The game is not nearly as symbol intensive as Race for the Galaxy and has a great mechanic in that you do not discard your hand at the end of your turn.  Between keeping your hand and drawing when you decline to take part in a role, you can build up your hand for big combination turns.  Similar to the two games I mentioned, you’ll need to react to other player’s turns and try to anticipate what will come next.  If you think someone else is going to choose the produce role before your turn, you can set up for a turn of trading in goods instead of producing yourself and waiting for full lap around the table.  My play involved a small expansion that gave each player slightly different starting decks along with a special power which I liked a lot.  It forced everyone to play in varying ways instead of going after the best generic route.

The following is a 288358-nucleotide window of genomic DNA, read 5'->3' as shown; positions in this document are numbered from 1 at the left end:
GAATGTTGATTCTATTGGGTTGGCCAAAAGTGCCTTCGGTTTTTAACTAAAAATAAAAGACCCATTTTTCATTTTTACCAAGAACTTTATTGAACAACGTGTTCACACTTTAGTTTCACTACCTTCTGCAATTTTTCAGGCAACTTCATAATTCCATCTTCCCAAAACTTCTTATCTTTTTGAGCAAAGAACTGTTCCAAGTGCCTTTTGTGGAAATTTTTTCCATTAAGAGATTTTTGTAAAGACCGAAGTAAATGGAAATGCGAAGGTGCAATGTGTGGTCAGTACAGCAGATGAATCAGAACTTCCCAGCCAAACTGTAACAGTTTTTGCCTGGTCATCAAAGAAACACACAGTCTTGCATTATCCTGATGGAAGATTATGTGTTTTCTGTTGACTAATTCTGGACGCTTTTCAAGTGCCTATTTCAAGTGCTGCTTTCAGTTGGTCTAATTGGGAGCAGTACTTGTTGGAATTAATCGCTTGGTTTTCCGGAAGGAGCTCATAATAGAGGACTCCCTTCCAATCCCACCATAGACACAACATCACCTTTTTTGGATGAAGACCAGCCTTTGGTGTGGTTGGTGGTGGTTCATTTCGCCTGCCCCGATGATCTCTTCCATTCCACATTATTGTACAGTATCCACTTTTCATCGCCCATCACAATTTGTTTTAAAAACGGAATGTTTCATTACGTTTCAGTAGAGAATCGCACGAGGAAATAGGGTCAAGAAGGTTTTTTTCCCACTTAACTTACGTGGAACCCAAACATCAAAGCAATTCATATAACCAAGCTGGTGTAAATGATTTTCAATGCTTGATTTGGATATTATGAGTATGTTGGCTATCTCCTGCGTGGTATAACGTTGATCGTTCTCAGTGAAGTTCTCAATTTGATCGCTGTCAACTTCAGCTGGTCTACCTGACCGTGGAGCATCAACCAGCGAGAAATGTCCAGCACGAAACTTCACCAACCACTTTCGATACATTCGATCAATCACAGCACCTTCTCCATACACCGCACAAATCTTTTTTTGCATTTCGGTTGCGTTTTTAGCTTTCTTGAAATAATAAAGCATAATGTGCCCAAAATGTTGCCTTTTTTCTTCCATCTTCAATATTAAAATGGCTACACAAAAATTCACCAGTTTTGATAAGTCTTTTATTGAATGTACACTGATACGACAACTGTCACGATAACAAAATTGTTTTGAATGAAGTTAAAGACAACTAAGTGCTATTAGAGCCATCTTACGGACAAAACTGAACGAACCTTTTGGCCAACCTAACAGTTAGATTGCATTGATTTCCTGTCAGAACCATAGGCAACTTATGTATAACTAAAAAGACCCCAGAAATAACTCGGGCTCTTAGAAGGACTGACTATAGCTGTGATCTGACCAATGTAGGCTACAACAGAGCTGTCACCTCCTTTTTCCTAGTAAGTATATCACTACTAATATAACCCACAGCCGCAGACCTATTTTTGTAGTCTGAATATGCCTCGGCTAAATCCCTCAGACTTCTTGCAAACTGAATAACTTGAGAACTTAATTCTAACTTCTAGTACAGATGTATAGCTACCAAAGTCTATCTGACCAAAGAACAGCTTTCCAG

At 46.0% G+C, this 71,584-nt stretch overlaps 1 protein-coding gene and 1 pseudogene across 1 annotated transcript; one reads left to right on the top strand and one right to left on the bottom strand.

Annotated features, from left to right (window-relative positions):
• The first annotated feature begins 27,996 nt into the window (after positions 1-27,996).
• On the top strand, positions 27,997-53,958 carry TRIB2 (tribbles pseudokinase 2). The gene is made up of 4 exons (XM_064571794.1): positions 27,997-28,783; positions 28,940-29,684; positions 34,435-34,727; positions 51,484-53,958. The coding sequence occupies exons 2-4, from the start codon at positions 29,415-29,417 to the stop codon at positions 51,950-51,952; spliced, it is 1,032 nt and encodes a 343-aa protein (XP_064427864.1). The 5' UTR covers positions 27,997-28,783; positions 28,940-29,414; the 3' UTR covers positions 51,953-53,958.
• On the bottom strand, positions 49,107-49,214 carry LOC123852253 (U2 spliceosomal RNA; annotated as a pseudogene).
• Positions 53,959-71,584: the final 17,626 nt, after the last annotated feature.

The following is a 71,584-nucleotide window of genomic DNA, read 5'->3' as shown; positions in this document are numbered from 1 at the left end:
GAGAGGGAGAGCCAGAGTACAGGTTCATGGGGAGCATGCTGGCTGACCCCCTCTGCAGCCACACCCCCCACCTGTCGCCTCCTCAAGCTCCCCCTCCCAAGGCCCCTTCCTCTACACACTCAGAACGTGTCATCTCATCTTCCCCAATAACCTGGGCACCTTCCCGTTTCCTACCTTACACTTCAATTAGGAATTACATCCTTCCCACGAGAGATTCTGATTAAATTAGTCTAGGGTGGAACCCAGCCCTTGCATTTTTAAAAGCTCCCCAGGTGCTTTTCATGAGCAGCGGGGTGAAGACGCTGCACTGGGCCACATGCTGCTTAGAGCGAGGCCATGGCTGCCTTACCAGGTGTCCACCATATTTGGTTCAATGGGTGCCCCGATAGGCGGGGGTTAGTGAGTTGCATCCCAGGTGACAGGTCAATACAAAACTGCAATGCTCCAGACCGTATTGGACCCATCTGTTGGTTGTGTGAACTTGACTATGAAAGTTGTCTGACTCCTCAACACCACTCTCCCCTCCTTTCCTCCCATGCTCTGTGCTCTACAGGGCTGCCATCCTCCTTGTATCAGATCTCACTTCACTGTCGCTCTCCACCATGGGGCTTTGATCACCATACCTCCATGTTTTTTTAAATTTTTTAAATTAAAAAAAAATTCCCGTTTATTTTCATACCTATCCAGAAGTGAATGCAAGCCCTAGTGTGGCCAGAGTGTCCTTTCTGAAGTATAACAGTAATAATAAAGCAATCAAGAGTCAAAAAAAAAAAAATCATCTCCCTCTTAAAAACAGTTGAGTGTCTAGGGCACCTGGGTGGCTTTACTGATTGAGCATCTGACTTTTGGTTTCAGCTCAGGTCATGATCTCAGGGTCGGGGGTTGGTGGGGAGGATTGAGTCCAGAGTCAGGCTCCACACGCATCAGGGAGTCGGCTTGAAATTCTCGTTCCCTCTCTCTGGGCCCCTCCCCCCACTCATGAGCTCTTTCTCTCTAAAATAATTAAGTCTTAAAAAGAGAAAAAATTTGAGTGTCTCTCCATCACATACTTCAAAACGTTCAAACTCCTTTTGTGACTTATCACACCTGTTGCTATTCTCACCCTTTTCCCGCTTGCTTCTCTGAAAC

I really enjoyed Eminent Domain.  My four player game took about 90 minutes.  The starting role cards were pretty cool — one player didn’t start with a deck at all and but was able to quickly craft exactly what he wanted while the rest of us slowly built around our cores.  You should try to pick a strategy fairly early and stick to it, though.  I decided what I wanted to focus on too late so it was hard for me to colonize the planets I had with such a small pool of colonize action cards.  I’d like to play Eminent Domain again whenever I can.



Four of the most powerful cards in Innovation, a game of technological advancements